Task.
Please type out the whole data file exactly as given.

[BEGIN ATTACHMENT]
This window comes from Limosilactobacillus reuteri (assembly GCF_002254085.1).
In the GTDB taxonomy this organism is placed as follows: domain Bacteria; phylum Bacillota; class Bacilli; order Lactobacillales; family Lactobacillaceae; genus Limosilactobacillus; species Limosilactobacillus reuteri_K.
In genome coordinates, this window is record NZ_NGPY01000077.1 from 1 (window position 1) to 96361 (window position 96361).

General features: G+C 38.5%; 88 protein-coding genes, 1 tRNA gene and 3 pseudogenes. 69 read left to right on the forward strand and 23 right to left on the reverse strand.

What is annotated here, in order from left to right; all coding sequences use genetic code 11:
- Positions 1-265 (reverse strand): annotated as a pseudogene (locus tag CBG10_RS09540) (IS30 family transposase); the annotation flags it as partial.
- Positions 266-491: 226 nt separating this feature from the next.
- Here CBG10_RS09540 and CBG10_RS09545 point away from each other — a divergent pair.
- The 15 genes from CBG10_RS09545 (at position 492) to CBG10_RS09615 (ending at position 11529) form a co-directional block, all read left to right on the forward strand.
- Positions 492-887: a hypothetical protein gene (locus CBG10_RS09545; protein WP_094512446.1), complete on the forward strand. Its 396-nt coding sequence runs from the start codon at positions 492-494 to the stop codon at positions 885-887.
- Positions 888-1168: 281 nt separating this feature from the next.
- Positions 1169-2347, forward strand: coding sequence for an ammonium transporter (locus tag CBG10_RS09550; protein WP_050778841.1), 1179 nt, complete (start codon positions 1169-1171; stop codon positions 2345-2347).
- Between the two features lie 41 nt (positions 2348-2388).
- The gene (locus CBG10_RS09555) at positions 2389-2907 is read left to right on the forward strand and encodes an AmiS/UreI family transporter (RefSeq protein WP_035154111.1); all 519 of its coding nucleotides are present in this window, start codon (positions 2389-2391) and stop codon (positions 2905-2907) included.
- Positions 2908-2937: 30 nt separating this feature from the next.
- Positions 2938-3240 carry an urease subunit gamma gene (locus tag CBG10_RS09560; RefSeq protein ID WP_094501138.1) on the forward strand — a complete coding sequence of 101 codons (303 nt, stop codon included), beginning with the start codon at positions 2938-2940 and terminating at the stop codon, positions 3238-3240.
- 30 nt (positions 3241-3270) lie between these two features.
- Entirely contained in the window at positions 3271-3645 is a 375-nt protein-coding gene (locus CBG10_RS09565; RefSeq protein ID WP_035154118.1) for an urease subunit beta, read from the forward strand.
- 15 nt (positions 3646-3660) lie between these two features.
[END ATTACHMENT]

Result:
This window comes from Limosilactobacillus reuteri (assembly GCF_002254085.1).
In the GTDB taxonomy this organism is placed as follows: domain Bacteria; phylum Bacillota; class Bacilli; order Lactobacillales; family Lactobacillaceae; genus Limosilactobacillus; species Limosilactobacillus reuteri_K.
In genome coordinates, this window is record NZ_NGPY01000077.1 from 1 (window position 1) to 96361 (window position 96361).

General features: G+C 38.5%; 88 protein-coding genes, 1 tRNA gene and 3 pseudogenes. 69 read left to right on the forward strand and 23 right to left on the reverse strand.

What is annotated here, in order from left to right; all coding sequences use genetic code 11:
- Positions 1-265 (reverse strand): annotated as a pseudogene (locus tag CBG10_RS09540) (IS30 family transposase); the annotation flags it as partial.
- Positions 266-491: 226 nt separating this feature from the next.
- Here CBG10_RS09540 and CBG10_RS09545 point away from each other — a divergent pair.
- The 15 genes from CBG10_RS09545 (at position 492) to CBG10_RS09615 (ending at position 11529) form a co-directional block, all read left to right on the forward strand.
- Positions 492-887: a hypothetical protein gene (locus CBG10_RS09545; protein WP_094512446.1), complete on the forward strand. Its 396-nt coding sequence runs from the start codon at positions 492-494 to the stop codon at positions 885-887.
- Positions 888-1168: 281 nt separating this feature from the next.
- Positions 1169-2347, forward strand: coding sequence for an ammonium transporter (locus tag CBG10_RS09550; protein WP_050778841.1), 1179 nt, complete (start codon positions 1169-1171; stop codon positions 2345-2347).
- Between the two features lie 41 nt (positions 2348-2388).
- The gene (locus CBG10_RS09555) at positions 2389-2907 is read left to right on the forward strand and encodes an AmiS/UreI family transporter (RefSeq protein WP_035154111.1); all 519 of its coding nucleotides are present in this window, start codon (positions 2389-2391) and stop codon (positions 2905-2907) included.
- Positions 2908-2937: 30 nt separating this feature from the next.
- Positions 2938-3240 carry an urease subunit gamma gene (locus tag CBG10_RS09560; RefSeq protein ID WP_094501138.1) on the forward strand — a complete coding sequence of 101 codons (303 nt, stop codon included), beginning with the start codon at positions 2938-2940 and terminating at the stop codon, positions 3238-3240.
- 30 nt (positions 3241-3270) lie between these two features.
- Entirely contained in the window at positions 3271-3645 is a 375-nt protein-coding gene (locus CBG10_RS09565; RefSeq protein ID WP_035154118.1) for an urease subunit beta, read from the forward strand.
- 15 nt (positions 3646-3660) lie between these two features.